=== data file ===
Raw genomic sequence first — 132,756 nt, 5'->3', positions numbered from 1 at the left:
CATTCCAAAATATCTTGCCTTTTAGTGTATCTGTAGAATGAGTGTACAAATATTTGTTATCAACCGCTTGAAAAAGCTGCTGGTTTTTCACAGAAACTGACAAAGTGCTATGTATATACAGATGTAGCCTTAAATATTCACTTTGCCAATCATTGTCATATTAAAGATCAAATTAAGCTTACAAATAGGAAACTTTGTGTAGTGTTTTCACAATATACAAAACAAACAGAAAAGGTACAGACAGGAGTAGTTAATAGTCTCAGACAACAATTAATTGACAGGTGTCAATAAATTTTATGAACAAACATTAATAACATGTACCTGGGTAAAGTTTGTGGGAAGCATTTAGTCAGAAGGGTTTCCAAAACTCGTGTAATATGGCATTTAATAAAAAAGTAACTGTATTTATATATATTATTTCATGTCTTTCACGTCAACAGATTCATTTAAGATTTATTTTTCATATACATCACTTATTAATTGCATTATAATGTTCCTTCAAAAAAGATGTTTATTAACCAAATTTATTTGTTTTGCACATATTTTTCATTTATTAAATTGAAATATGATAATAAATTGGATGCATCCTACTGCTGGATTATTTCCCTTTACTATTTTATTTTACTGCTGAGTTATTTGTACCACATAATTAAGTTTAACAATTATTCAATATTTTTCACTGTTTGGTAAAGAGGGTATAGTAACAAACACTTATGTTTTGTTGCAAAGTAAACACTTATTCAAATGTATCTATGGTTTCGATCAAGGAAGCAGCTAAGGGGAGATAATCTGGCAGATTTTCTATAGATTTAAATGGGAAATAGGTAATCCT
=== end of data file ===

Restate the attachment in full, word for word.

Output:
Raw genomic sequence first — 132,756 nt, 5'->3', positions numbered from 1 at the left:
CATTCCAAAATATCTTGCCTTTTAGTGTATCTGTAGAATGAGTGTACAAATATTTGTTATCAACCGCTTGAAAAAGCTGCTGGTTTTTCACAGAAACTGACAAAGTGCTATGTATATACAGATGTAGCCTTAAATATTCACTTTGCCAATCATTGTCATATTAAAGATCAAATTAAGCTTACAAATAGGAAACTTTGTGTAGTGTTTTCACAATATACAAAACAAACAGAAAAGGTACAGACAGGAGTAGTTAATAGTCTCAGACAACAATTAATTGACAGGTGTCAATAAATTTTATGAACAAACATTAATAACATGTACCTGGGTAAAGTTTGTGGGAAGCATTTAGTCAGAAGGGTTTCCAAAACTCGTGTAATATGGCATTTAATAAAAAAGTAACTGTATTTATATATATTATTTCATGTCTTTCACGTCAACAGATTCATTTAAGATTTATTTTTCATATACATCACTTATTAATTGCATTATAATGTTCCTTCAAAAAAGATGTTTATTAACCAAATTTATTTGTTTTGCACATATTTTTCATTTATTAAATTGAAATATGATAATAAATTGGATGCATCCTACTGCTGGATTATTTCCCTTTACTATTTTATTTTACTGCTGAGTTATTTGTACCACATAATTAAGTTTAACAATTATTCAATATTTTTCACTGTTTGGTAAAGAGGGTATAGTAACAAACACTTATGTTTTGTTGCAAAGTAAACACTTATTCAAATGTATCTATGGTTTCGATCAAGGAAGCAGCTAAGGGGAGATAATCTGGCAGATTTTCTATAGATTTAAATGGGAAATAGGTAATCCT